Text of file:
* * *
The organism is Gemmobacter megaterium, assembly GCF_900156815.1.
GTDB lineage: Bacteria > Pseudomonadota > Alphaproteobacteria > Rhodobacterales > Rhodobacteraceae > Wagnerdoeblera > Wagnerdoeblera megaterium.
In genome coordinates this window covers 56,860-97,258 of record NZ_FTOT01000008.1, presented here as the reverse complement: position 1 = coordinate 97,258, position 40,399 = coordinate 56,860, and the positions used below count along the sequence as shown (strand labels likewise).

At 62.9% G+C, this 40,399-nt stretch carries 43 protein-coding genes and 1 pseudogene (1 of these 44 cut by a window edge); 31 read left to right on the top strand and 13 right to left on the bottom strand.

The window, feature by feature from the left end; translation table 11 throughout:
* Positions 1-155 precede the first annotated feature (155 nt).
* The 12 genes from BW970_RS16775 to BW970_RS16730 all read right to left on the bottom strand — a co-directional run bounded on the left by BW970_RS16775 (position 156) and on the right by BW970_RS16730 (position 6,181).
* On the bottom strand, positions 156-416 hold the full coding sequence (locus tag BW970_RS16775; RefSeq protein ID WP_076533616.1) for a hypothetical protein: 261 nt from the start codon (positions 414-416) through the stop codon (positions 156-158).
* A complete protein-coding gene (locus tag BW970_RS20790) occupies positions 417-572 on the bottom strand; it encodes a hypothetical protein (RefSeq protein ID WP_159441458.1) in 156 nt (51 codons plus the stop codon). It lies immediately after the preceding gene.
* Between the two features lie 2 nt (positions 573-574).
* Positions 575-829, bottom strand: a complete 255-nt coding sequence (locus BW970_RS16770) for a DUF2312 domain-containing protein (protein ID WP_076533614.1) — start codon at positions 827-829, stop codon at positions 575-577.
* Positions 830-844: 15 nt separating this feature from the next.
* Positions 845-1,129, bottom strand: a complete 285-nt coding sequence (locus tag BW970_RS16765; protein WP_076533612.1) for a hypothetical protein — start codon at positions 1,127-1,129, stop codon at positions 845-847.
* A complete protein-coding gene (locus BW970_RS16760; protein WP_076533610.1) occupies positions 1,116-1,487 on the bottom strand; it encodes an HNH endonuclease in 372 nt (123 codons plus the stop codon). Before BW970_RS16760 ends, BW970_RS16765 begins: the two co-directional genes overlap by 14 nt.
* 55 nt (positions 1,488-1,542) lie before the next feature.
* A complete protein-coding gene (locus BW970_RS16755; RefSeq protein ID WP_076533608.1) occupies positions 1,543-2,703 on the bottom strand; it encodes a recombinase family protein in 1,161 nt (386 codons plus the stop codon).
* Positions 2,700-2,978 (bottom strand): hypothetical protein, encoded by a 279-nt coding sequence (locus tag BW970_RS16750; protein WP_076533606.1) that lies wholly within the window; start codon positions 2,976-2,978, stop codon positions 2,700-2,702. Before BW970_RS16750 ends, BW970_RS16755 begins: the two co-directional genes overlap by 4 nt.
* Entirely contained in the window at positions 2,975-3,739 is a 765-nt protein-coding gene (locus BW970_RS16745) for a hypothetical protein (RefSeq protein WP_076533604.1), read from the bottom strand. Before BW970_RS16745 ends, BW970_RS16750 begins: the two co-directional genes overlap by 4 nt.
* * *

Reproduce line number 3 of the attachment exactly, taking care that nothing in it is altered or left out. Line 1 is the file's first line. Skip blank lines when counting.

In genome coordinates this window covers 56,860-97,258 of record NZ_FTOT01000008.1, presented here as the reverse complement: position 1 = coordinate 97,258, position 40,399 = coordinate 56,860, and the positions used below count along the sequence as shown (strand labels likewise).